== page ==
Facioscapulohumeral muscular dystrophy (FSHD) is an autosomal dominant neuromuscular disorder that is not due to a classical mutation within a protein-coding gene1,2. Instead, almost all FSHD patients carry deletions of an integral number of tandem 3.3-kilobase repeat units, termed D4Z4, located on chromosome 4q35 (ref. 3). D4Z4 contains a transcriptional silencer whose deletion leads to inappropriate overexpression in FSHD skeletal muscle of 4q35 genes located upstream of D4Z4 (ref. 4). To identify the gene responsible for FSHD pathogenesis, we generated transgenic mice selectively overexpressing in skeletal muscle the 4q35 genes FRG1, FRG2 or ANT1. We find that FRG1 transgenic mice develop a muscular dystrophy with features characteristic of the human disease; by contrast, FRG2 and ANT1 transgenic mice seem normal. FRG1 is a nuclear protein and several lines of evidence suggest it is involved in pre-messenger RNA splicing5-7. We find that in muscle of FRG1 transgenic mice and FSHD patients, specific pre-mRNAs undergo aberrant alternative splicing. Collectively, our results suggest that FSHD results from inappropriate overexpression of FRG1 in skeletal muscle, which leads to abnormal alternative splicing of specific pre-mRNAs.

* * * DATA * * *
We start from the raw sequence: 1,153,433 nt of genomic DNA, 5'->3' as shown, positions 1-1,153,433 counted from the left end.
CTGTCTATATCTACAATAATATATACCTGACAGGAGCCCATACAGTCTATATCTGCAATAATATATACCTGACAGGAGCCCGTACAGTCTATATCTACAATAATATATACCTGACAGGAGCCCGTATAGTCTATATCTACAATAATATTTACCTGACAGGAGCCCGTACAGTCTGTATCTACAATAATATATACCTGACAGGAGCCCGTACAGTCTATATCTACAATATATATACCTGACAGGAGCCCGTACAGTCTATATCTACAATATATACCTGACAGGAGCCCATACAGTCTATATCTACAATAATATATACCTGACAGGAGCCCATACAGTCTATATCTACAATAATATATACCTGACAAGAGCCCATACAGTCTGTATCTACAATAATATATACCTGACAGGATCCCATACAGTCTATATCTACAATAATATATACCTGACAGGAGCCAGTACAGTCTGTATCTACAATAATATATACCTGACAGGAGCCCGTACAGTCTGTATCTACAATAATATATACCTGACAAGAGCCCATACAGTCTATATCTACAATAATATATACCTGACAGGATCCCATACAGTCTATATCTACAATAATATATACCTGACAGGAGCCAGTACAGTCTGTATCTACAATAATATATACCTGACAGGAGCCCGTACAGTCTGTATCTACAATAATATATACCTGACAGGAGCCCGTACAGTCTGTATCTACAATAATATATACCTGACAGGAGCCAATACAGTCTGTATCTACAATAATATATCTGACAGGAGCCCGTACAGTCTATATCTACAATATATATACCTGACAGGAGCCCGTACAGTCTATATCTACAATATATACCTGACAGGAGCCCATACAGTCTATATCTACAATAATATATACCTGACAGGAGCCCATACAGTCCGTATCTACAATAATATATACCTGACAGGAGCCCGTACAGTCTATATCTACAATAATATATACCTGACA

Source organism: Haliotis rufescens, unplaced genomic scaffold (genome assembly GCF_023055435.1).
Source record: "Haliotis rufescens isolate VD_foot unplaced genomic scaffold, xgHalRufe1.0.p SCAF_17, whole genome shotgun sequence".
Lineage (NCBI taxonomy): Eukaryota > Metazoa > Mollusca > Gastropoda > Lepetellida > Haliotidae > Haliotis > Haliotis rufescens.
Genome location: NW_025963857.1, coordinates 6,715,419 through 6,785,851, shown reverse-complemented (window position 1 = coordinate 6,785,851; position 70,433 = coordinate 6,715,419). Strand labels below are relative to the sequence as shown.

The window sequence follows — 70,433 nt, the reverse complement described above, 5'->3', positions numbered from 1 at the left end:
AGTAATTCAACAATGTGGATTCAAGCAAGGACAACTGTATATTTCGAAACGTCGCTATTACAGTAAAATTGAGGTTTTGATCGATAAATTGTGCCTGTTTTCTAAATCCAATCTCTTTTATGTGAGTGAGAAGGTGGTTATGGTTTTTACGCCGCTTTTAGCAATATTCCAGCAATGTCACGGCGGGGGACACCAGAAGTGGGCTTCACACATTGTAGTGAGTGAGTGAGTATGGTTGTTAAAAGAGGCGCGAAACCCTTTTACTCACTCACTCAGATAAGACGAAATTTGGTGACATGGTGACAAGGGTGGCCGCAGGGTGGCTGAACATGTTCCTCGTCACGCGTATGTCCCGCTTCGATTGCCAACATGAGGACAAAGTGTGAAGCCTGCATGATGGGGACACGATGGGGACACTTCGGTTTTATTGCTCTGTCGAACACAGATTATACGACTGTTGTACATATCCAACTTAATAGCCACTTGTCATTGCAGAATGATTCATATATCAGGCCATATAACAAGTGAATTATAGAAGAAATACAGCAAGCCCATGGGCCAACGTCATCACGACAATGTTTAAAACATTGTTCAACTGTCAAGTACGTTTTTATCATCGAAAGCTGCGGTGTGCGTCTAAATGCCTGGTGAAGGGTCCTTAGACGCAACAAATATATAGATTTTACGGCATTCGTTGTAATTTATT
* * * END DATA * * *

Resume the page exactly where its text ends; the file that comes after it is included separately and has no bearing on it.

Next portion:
ASJC Scopus subject areas